Modeling individual behavior in a group, as an optimization problem combining self-information and group information, unifies the ideas of gradient-based search using sensory signals; social interactions; and game theory notions of opportunism, individualism, and group benefits. The success of our model challenges the commonly used models of group behavior based on distance or explicit spatial organization—suggesting information as key sufficient substance of sensory processing and collective behavior. In addition to being a biologically plausible, robust, and efficient model of group behavior in a variety of settings, socialtaxis suggests a potential design for new algorithms for distributed searching and learning.

Our framework also naturally exemplifies the benefits of diversity in groups and the qualitatively different collective behaviors that may arise from individual traits. Whereas these ideas have obvious parallels in game theory and behavioral economics, we note the relation of information-based socialtaxis to the studies of decorrelation and redundancy reduction as an optimization principle in neural coding (35). We thus suggest that information socialtaxis can be readily extended to explore animal groups; artificial agents; or other systems in which group relations can be learned or dynamically modulated; and groups in which individuals have different innate behaviors, preferences, or motivations.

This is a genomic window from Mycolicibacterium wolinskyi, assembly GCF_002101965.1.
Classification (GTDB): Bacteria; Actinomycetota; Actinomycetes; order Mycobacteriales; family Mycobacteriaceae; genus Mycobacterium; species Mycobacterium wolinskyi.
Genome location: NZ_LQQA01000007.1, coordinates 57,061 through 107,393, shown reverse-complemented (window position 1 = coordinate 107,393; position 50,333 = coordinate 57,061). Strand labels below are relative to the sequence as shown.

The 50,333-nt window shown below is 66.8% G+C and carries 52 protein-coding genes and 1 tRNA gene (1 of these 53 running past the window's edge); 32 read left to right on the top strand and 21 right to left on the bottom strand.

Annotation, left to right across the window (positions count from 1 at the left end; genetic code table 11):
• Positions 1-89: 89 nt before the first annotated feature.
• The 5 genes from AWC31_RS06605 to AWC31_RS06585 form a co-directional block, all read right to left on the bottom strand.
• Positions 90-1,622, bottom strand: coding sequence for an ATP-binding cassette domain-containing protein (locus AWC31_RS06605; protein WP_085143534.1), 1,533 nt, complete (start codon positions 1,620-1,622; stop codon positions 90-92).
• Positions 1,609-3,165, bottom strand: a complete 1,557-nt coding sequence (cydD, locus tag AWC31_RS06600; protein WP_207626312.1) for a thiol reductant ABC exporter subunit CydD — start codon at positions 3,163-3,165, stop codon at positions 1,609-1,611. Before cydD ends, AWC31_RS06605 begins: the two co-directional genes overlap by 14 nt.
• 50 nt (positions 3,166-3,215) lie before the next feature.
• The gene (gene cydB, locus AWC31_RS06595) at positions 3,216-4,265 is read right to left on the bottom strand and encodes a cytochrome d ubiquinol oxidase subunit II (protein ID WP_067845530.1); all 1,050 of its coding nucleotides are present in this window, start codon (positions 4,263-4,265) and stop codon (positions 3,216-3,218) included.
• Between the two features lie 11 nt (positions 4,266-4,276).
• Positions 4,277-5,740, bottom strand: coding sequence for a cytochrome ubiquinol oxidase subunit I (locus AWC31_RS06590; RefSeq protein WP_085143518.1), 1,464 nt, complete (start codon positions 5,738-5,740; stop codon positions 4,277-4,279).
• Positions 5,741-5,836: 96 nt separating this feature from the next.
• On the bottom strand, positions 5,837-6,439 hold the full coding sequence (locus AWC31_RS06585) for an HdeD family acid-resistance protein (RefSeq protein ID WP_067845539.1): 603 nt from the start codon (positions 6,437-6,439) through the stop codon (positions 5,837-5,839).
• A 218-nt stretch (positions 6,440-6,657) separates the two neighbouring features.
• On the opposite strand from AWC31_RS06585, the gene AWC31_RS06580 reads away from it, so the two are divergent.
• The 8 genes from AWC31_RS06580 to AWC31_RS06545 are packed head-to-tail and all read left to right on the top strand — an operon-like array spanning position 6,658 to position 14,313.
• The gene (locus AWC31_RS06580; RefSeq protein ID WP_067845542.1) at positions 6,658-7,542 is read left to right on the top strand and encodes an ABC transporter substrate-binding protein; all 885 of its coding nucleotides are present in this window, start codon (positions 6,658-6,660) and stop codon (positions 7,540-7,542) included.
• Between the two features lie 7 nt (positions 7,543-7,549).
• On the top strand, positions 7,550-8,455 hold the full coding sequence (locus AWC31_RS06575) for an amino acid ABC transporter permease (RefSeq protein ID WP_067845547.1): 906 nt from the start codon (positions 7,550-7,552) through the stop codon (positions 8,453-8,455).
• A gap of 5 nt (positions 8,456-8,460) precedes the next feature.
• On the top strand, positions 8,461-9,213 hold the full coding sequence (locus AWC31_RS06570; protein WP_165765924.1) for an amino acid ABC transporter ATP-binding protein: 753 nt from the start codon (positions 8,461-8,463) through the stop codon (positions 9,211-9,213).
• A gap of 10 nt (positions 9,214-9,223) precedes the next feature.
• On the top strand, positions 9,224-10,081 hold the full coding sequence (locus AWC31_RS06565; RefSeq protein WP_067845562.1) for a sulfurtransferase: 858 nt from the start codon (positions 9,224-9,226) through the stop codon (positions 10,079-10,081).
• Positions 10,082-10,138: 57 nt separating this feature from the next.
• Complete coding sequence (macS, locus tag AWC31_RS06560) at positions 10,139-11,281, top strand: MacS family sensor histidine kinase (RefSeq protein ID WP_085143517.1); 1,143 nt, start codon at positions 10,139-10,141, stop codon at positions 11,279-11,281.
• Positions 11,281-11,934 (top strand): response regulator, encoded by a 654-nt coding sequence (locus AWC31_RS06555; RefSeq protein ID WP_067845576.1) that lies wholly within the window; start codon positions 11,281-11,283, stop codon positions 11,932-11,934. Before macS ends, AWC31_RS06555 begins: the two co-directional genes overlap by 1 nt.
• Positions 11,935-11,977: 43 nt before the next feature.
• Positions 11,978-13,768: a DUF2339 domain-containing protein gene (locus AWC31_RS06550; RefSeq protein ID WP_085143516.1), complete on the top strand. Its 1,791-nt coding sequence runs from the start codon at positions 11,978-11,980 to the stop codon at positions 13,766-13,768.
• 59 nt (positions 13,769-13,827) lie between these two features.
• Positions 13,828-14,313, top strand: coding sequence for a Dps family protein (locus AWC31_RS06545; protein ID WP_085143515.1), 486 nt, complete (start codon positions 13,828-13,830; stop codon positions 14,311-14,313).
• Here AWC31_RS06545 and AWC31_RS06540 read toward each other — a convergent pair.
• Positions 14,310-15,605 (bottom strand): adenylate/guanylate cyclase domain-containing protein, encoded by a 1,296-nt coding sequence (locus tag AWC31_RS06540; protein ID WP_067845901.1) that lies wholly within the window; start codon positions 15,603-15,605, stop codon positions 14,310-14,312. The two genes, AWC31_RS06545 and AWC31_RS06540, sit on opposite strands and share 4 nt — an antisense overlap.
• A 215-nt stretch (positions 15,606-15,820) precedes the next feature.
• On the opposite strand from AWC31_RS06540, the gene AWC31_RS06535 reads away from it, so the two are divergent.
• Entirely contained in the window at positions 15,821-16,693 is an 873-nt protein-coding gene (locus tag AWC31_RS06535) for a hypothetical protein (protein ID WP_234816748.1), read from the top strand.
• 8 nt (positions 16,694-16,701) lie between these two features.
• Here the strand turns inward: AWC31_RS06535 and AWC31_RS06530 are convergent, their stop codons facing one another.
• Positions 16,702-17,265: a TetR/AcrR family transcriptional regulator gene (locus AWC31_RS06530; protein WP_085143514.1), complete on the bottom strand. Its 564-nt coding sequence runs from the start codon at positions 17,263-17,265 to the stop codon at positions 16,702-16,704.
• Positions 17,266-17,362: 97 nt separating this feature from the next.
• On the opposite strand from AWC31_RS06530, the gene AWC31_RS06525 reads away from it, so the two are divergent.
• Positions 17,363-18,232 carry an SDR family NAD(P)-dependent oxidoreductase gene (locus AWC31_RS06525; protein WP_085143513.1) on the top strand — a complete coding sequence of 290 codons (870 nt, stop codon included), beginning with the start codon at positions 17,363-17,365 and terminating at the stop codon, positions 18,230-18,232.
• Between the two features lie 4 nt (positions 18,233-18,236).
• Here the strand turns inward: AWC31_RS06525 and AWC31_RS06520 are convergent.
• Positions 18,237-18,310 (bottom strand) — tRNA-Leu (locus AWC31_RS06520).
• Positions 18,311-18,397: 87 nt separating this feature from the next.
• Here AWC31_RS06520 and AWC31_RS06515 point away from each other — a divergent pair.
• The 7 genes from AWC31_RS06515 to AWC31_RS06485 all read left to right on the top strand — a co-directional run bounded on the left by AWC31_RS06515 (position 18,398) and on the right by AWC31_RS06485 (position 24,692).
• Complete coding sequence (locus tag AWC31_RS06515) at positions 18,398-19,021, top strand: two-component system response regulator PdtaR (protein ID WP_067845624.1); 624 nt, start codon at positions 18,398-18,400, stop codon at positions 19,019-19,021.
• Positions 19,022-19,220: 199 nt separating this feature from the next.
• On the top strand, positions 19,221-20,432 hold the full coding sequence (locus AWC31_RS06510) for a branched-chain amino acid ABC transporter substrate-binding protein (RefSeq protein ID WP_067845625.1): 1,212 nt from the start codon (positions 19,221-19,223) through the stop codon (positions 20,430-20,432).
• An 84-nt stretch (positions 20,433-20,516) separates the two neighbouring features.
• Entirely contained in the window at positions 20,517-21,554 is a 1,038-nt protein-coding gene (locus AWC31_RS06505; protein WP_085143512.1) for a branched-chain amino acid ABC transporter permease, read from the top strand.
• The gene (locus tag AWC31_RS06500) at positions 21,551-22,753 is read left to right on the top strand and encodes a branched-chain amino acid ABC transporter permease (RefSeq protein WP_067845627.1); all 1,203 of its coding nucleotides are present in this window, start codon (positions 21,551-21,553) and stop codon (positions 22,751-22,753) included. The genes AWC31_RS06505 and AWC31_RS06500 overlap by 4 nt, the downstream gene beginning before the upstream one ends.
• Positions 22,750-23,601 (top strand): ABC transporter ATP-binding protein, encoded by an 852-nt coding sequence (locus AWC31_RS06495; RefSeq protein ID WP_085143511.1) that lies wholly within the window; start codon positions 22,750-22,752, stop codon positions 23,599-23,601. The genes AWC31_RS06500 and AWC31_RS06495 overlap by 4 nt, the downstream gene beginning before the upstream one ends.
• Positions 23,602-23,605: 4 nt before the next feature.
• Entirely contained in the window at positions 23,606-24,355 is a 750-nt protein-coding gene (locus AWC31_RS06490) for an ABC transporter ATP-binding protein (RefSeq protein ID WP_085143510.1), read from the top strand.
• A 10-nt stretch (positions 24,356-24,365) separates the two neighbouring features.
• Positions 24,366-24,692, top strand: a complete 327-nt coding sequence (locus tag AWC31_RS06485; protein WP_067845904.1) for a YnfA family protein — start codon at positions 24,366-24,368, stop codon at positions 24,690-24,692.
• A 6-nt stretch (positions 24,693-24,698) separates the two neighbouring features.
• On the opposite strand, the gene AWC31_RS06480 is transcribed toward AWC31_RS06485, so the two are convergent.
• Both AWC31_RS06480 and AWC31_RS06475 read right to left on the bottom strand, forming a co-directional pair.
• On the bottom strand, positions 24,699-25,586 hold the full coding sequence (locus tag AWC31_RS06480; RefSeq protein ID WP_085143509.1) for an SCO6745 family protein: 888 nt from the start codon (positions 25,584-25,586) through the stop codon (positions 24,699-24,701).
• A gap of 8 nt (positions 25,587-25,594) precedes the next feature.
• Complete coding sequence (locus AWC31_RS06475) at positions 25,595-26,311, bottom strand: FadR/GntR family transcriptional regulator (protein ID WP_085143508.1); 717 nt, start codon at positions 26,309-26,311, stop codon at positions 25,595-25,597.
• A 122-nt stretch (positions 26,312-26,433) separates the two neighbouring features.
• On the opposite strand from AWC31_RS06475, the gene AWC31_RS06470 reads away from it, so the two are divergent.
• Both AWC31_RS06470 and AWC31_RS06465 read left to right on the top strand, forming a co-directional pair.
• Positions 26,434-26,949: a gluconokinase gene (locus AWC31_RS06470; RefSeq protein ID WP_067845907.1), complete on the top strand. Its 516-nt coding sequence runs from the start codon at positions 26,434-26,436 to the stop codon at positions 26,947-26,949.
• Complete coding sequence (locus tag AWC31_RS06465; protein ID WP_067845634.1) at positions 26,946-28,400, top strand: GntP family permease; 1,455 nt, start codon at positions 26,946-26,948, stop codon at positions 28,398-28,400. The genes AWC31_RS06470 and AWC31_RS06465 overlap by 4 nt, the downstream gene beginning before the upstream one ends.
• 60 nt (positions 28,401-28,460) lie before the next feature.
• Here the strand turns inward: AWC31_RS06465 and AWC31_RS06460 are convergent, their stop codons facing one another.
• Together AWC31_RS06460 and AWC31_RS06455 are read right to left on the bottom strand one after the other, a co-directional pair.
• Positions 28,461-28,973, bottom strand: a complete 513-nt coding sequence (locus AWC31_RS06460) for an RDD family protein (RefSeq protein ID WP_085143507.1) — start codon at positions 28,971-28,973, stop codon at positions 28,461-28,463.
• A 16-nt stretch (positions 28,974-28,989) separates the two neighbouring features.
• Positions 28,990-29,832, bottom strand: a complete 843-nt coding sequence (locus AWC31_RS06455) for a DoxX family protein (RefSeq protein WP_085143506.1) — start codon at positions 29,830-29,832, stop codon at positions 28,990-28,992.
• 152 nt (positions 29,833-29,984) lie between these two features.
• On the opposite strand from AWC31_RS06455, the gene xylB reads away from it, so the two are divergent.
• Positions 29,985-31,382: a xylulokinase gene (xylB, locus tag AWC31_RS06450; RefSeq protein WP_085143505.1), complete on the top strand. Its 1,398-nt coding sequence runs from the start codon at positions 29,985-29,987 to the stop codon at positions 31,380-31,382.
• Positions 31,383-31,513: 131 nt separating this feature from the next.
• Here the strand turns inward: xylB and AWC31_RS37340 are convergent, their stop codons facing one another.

## Materials and Methods

### Model of the Environment.

A single source at an unknown location ${\text{\mathbf{r}}}_{0}$ in a finite environment is emitting particles with finite lifetime ${\tau}_{p}$ at a rate of $R$ particles per second in random directions, advected by a mean wind $V$ and diffusing Brownianly, with diffusivity $D$; for other conditions, see where ${K}_{0}$ is the monotonically decreasing modified Bessel function of the second kind of order zero, and $\lambda $ is the correlation length of the source. Here we focus on the case with no wind $(V=0)$, which has been shown to be the most difficult one (14, 36).

*Effect of Noise on Independent and Social Agents*. The average concentration field at position**r**is a solution of the advection–diffusion equation, which for a constant diffusion coefficient $\nabla \cdot D=0$ and incompressible flow $\nabla \cdot \overrightarrow{v}=0$ gives (with advection flowing in the negative $y$ direction) in the two-dimensional case a hit rate of$${R}_{hits}(\text{\mathbf{r}}|{\text{\mathbf{r}}}_{0})=\frac{R}{ln\left(\frac{\lambda}{a}\right)}exp[-\frac{(y-{y}_{0})V}{2D}]{K}_{0}\left(\frac{|\text{\mathbf{r}}-{\text{\mathbf{r}}}_{0}|}{\lambda}\right),$$